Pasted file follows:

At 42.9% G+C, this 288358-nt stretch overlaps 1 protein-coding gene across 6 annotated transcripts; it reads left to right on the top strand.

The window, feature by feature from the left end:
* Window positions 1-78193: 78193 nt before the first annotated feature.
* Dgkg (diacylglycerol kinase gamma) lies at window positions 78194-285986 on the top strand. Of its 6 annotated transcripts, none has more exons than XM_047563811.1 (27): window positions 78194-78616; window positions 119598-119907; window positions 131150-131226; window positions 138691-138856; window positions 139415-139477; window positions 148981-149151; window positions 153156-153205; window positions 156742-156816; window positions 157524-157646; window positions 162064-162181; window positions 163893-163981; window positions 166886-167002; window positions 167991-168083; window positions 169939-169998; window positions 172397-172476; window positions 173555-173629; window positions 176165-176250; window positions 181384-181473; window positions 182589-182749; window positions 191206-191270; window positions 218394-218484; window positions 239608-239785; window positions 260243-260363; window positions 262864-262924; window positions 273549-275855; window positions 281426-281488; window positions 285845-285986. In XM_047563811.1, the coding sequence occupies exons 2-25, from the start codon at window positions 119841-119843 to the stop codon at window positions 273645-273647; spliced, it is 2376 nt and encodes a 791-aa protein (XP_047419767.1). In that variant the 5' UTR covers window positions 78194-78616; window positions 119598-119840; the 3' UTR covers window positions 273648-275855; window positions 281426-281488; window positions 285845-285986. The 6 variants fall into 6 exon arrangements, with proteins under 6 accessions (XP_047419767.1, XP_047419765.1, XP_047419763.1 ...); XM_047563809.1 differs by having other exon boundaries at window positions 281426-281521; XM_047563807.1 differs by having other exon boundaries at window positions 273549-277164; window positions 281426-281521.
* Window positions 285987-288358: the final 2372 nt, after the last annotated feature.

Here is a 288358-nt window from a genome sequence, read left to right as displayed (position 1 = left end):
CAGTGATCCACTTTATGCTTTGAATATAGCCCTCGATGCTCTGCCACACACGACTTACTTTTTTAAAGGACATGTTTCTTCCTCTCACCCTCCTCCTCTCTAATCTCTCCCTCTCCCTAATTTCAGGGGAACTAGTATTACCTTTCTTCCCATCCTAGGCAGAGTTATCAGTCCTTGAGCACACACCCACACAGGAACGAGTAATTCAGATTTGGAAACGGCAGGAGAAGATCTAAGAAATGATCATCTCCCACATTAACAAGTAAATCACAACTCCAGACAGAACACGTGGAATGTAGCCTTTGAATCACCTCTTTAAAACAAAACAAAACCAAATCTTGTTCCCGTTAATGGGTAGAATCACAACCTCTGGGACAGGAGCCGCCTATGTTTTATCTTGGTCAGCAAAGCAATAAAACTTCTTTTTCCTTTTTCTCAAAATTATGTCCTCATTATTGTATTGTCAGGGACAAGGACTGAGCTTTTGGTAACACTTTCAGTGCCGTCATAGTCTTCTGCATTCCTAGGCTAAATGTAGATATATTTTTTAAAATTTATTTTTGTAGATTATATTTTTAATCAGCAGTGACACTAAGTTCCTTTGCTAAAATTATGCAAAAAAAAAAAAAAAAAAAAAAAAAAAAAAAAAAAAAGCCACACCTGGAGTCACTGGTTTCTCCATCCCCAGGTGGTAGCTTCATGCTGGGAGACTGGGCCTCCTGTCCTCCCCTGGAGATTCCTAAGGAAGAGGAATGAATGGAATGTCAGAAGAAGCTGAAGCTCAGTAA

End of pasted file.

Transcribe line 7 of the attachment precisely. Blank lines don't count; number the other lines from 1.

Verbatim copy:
CAGTGATCCACTTTATGCTTTGAATATAGCCCTCGATGCTCTGCCACACACGACTTACTTTTTTAAAGGACATGTTTCTTCCTCTCACCCTCCTCCTCTCTAATCTCTCCCTCTCCCTAATTTCAGGGGAACTAGTATTACCTTTCTTCCCATCCTAGGCAGAGTTATCAGTCCTTGAGCACACACCCACACAGGAACGAGTAATTCAGATTTGGAAACGGCAGGAGAAGATCTAAGAAATGATCATCTCCCACATTAACAAGTAAATCACAACTCCAGACAGAACACGTGGAATGTAGCCTTTGAATCACCTCTTTAAAACAAAACAAAACCAAATCTTGTTCCCGTTAATGGGTAGAATCACAACCTCTGGGACAGGAGCCGCCTATGTTTTATCTTGGTCAGCAAAGCAATAAAACTTCTTTTTCCTTTTTCTCAAAATTATGTCCTCATTATTGTATTGTCAGGGACAAGGACTGAGCTTTTGGTAACACTTTCAGTGCCGTCATAGTCTTCTGCATTCCTAGGCTAAATGTAGATATATTTTTTAAAATTTATTTTTGTAGATTATATTTTTAATCAGCAGTGACACTAAGTTCCTTTGCTAAAATTATGCAAAAAAAAAAAAAAAAAAAAAAAAAAAAAAAAAAAAAGCCACACCTGGAGTCACTGGTTTCTCCATCCCCAGGTGGTAGCTTCATGCTGGGAGACTGGGCCTCCTGTCCTCCCCTGGAGATTCCTAAGGAAGAGGAATGAATGGAATGTCAGAAGAAGCTGAAGCTCAGTAA